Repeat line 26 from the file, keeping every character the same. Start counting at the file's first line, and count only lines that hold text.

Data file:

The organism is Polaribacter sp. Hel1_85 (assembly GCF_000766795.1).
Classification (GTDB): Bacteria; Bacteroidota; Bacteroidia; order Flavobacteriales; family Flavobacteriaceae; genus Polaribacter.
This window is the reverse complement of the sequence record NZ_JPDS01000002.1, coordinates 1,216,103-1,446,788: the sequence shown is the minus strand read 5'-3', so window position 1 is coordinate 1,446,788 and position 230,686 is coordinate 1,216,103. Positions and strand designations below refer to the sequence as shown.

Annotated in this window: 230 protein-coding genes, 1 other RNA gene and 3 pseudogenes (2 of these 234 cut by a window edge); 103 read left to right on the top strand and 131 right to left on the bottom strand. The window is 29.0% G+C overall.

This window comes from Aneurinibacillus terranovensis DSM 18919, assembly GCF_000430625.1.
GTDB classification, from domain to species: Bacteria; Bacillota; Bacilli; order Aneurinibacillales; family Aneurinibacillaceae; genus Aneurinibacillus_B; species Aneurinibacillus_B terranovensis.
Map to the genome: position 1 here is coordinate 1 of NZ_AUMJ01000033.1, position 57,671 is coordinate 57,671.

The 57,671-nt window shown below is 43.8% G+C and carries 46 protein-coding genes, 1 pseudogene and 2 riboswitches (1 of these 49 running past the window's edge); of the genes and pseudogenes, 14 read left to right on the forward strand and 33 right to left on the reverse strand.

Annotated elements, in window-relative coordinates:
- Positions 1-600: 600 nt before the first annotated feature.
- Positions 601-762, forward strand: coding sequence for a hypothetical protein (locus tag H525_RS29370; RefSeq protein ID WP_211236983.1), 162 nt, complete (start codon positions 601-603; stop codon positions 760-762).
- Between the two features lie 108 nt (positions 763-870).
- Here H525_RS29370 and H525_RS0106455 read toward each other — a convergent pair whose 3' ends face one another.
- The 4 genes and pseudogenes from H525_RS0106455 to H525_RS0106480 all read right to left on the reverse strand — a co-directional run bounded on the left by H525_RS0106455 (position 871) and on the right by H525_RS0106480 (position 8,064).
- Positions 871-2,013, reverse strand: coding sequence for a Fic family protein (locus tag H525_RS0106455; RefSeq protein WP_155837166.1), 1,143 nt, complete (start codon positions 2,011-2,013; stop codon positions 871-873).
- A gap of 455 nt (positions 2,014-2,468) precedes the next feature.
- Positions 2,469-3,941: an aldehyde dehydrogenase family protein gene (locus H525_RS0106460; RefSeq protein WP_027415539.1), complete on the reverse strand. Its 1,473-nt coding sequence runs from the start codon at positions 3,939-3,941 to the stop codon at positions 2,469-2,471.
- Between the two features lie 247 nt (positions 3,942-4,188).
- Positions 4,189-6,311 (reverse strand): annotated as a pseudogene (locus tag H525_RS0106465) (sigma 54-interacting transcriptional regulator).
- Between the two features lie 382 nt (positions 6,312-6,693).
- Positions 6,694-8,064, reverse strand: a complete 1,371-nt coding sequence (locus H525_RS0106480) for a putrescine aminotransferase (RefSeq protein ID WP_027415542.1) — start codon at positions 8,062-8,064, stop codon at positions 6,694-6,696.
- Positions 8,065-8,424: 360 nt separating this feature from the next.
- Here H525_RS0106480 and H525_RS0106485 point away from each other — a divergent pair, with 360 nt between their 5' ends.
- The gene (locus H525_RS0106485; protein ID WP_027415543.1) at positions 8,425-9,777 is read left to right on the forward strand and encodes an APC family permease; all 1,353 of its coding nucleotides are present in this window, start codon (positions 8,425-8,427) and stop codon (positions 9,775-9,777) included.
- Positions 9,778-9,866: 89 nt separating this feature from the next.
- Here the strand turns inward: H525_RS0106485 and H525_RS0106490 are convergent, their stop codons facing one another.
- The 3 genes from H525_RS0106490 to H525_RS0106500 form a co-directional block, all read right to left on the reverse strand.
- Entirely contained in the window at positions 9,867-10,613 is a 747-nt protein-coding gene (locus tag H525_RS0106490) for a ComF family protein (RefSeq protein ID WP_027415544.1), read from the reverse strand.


- Here the strand turns inward: H525_RS0106485 and H525_RS0106490 are convergent, their stop codons facing one another.